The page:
Monday, October 10, 2016

5 Take-Aways from the Presidential Debate



Five take-aways from the most recent presidential debate.

1. Who won?

Not the voters, or the American people.

There was too much time spent by the candidates criticizing each other. And not enough time on details of solutions offered (although the democratic candidate actually spent considerably more time on this than the republican).

As one undecided voter mentioned to a New York Times reporter after the debate: "There haven't been enough positives on either side for me to make a firm commitment."


2. Who told the truth?

Not the republican candidate.

Take a look at any of the major newspaper's morning-after fact-checking and you'll get a more detailed scoop. Here's what the New York Times team found.

According to the Times, the republican candidate lied or was grossly misleading in 14 out of 16 allegations - a rate of 87%. The democratic candidate was misleading only twice.

Here's a handy summation of the debate by the New York Times' David Leonhardt, from a liar-liar-pants-on-fire perspective.


3. Who behaved like an adult?

Mostly the democratic candidate.

The republican candidate pranced around the stage and glared a lot. The democratic candidate mostly sat down when not answering questions and refrained from interrupting. Which the republican candidate did repeatedly.

It's quite telling when one candidate can't keep still long enough to actually listen to what anyone is saying, while refusing to take direction (from the moderators) and defaults to insults when feeling intimidated.

The republican candidate made clear indications towards dictator-like behavior. (Telling the democratic candidate that if he had been president, he would have locked her up.) This remark needs to be seen in light of how the same republican candidate says he would handle the media (take away the 1st Amendment right to a free press) and nations (build a wall around them) who disagrees with him.

This behavior trait during the debate is an extension of his stoking anger among supporters by appealing to their fears. And it's a pretty good indication of how the republican nominee would operate if elected.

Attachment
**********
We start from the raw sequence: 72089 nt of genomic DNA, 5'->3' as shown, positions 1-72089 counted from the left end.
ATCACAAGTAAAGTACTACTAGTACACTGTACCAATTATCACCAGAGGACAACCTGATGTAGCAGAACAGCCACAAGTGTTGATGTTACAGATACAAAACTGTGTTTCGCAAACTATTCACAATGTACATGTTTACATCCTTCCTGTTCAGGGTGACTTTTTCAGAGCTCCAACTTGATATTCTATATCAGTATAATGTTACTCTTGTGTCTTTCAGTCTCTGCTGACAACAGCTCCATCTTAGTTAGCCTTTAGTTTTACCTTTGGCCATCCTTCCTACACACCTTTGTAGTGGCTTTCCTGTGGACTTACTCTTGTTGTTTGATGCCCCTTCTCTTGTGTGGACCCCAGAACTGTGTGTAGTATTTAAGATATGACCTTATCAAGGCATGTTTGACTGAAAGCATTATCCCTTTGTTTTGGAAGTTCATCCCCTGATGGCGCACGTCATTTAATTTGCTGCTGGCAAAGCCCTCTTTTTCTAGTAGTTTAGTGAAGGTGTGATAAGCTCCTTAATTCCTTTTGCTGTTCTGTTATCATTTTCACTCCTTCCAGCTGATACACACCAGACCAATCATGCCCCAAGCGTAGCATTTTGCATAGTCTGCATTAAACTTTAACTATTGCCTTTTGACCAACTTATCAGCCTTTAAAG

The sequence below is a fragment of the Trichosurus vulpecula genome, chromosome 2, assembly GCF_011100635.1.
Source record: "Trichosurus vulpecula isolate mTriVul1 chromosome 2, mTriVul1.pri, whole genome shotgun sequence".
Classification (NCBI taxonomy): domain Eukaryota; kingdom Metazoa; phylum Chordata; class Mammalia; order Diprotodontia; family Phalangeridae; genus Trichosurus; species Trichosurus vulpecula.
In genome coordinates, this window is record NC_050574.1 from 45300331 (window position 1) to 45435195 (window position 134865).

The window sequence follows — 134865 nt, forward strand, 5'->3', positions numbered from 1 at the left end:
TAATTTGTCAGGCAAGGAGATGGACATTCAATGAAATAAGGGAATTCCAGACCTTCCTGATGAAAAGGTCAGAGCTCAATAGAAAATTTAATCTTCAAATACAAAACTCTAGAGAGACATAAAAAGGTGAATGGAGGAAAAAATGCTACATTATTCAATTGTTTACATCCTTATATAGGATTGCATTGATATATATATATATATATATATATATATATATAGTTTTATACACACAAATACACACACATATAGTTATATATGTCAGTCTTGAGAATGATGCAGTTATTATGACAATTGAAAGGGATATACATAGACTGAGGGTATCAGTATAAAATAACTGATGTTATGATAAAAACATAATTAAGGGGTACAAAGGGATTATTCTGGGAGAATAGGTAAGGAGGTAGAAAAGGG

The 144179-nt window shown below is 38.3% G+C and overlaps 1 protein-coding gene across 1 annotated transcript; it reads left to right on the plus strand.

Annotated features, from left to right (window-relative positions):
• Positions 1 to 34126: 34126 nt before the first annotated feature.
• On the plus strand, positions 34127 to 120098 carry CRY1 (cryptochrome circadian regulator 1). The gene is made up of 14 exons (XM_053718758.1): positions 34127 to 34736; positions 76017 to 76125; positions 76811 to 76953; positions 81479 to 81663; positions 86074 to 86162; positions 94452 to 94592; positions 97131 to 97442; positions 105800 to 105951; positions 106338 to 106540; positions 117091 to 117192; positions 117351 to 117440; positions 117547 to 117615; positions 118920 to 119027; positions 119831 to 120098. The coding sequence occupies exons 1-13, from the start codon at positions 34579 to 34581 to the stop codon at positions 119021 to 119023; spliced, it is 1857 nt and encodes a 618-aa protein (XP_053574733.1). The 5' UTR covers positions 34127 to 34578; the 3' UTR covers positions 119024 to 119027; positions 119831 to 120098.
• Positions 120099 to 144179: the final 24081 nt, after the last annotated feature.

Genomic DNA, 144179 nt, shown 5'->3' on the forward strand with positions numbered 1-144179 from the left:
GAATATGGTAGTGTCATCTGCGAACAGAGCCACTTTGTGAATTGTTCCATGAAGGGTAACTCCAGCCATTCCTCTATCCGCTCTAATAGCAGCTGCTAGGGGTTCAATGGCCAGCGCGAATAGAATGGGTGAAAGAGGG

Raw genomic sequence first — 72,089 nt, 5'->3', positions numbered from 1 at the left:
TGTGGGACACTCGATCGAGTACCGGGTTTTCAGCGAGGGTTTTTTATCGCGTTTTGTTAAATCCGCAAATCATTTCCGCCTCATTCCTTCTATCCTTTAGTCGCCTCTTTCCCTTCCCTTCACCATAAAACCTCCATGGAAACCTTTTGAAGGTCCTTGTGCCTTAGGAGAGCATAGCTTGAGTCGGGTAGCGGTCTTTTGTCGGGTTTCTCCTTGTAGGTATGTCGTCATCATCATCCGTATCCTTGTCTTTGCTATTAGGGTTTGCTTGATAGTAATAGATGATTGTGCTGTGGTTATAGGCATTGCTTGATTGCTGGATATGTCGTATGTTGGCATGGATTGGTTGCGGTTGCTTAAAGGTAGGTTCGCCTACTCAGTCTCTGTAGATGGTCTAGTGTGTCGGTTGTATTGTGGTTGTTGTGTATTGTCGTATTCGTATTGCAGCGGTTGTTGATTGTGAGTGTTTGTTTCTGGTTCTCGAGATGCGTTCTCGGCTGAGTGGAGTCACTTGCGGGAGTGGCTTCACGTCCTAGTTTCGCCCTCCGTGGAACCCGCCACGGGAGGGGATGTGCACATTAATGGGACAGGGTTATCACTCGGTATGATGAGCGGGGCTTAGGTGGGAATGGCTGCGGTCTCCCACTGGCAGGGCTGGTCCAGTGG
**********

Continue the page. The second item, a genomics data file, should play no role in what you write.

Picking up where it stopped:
4. What about the candidates' relationship with their respective parties?

The democratic candidate has the full support of the party that nominated her.

The republican candidate continues to upset and divide his party's leadership. In fact, prior to the debate, there had been wide-spread reports of a movement within the republican party to get the nominee to quit the race so that the vice-presidential nominee could become the party's standard-bearer. This feeling is shared among major party donors as well.

The republican presidential nominee's response was to lash out at any republican that disagreed with him, promising retaliation, going along with point #3.

Which leads a person to wonder: If the republican party's leadership won't vote for its standard-bearer, why should anyone else?



5. Evangelical Christians no longer have a sufficient reason to endorse the republican candidate.

It might be a good thing to note that God isn't a republican, democrat, independent or libertarian and isn't limited by our political system.

That's a really good thing because the republican candidate, by his own admission, has done some very unchristian things. And the compilation of his statements against Muslims, Mexicans, and women are incriminating. So much so that well-know Christian evangelical women, like Beth Moore, Christine Cain and Sara Groves have come out against him.

In Ava DuVernay's new documentary 13TH (referring to the 13th Amendment, that states there shall be no slavery or involuntary servitude "except as punishment for a crime") DuVernay includes footage of the republican candidate talking about "the good old days..." when protesters would be physically assaulted. Trump is heard encouraging his followers to "punch them (protesters) in the mouth." He is also seen declaring, "I am the law and order candidate."

At one point, earlier in the campaign, the republican candidate said: "My voters are extremely loyal... I could stand in the middle of Fifth Avenue and shoot somebody and I wouldn't lose any voters."

That doesn't sound like loyalty as much as willful ignorance.

Here's a transcript of the second presidential debate, with annotations, from the Washington Post.

Photo credit: www.onenewspage.com









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